I was studying the first chapter "Sets and Structures" of the "A Course in Advanced Calculus - Robert S. Borden". I faced a difficulty at the part of the proof of contradiction. I got confused at what this $B= \{x \in A : x \not\in f(x) \}$ is and
how it's true that $If~y \in A ~\text{is such that}~f(y)=B, \text{where is y? It must be either in}~B~\text{or in} A \setminus B.$
Can anyone explain what's going on here?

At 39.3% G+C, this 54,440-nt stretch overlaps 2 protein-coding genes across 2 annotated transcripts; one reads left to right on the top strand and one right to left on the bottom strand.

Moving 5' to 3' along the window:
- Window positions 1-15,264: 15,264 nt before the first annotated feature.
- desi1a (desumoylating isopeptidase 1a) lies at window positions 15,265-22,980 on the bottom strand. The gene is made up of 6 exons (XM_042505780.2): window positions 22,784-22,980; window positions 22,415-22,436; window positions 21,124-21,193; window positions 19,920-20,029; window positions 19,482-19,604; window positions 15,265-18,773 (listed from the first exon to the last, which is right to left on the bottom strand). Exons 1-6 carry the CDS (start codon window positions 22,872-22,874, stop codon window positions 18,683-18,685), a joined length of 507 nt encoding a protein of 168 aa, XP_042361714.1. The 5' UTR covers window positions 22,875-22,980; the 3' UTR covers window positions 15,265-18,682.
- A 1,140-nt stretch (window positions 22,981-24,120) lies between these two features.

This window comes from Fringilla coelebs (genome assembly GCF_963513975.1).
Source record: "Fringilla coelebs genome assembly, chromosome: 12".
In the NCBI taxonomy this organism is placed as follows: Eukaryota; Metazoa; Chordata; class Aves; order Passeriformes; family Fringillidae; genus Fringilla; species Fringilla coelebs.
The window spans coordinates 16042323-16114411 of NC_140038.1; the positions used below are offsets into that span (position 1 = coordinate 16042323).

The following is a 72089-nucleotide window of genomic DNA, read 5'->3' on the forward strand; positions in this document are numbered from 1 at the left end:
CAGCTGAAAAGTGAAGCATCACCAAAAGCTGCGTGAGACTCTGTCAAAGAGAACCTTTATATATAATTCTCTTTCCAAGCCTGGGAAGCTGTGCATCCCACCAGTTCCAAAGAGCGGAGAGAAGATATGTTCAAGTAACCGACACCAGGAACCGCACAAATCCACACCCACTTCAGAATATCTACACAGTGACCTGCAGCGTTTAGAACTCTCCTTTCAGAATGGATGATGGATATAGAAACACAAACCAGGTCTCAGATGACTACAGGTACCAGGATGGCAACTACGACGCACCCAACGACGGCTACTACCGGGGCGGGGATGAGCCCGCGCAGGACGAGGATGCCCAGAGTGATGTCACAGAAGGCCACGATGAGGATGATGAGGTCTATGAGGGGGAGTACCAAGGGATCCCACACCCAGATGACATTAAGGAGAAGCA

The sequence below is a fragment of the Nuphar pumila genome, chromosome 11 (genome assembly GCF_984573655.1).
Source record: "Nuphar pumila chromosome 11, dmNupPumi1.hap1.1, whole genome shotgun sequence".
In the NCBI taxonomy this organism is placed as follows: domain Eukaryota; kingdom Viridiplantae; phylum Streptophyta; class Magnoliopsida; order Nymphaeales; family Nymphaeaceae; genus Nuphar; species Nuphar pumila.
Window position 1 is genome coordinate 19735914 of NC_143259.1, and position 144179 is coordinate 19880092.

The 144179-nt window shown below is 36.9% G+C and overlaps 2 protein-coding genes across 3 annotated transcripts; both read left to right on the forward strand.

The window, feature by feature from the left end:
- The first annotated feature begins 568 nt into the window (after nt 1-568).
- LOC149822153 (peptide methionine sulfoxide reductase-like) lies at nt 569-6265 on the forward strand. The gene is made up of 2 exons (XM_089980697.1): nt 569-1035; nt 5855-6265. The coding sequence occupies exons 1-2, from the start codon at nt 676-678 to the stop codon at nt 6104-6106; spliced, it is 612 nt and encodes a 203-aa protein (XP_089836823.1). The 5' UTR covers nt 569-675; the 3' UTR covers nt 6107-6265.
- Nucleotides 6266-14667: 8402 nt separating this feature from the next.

Assuming that ##B## is in the range of ##f##, there is ##y\in A## such that ##f(y)=B##. Forget about what ##f## and ##y## and ##B## are for a moment; that's just the definition of range from pre-calc. Then either ##y\in f(y)=B## or ##y\not\in f(y)=B## (note that ##y\not\in B\Rightarrow y\in A \setminus B##); remember, since ##f(y)=B## is a subset of ##A## and ##y\in A##, one of those has to be true. But either way you go, you end up with an absurdity; either $$y\in f(y)\Rightarrow_1 y\in B\Rightarrow_2 y\not\in f(y)$$ or $$y\not\in f(y)\Rightarrow_2 y\in B\Rightarrow_1 y\in f(y)$$ where the ##\Rightarrow_1## implications are "true" by virtue of the fact that ##f(y)=B## and the ##\Rightarrow_2## implications are true from the definition of ##B=\{x\in A:x\not\in f(x)\}##.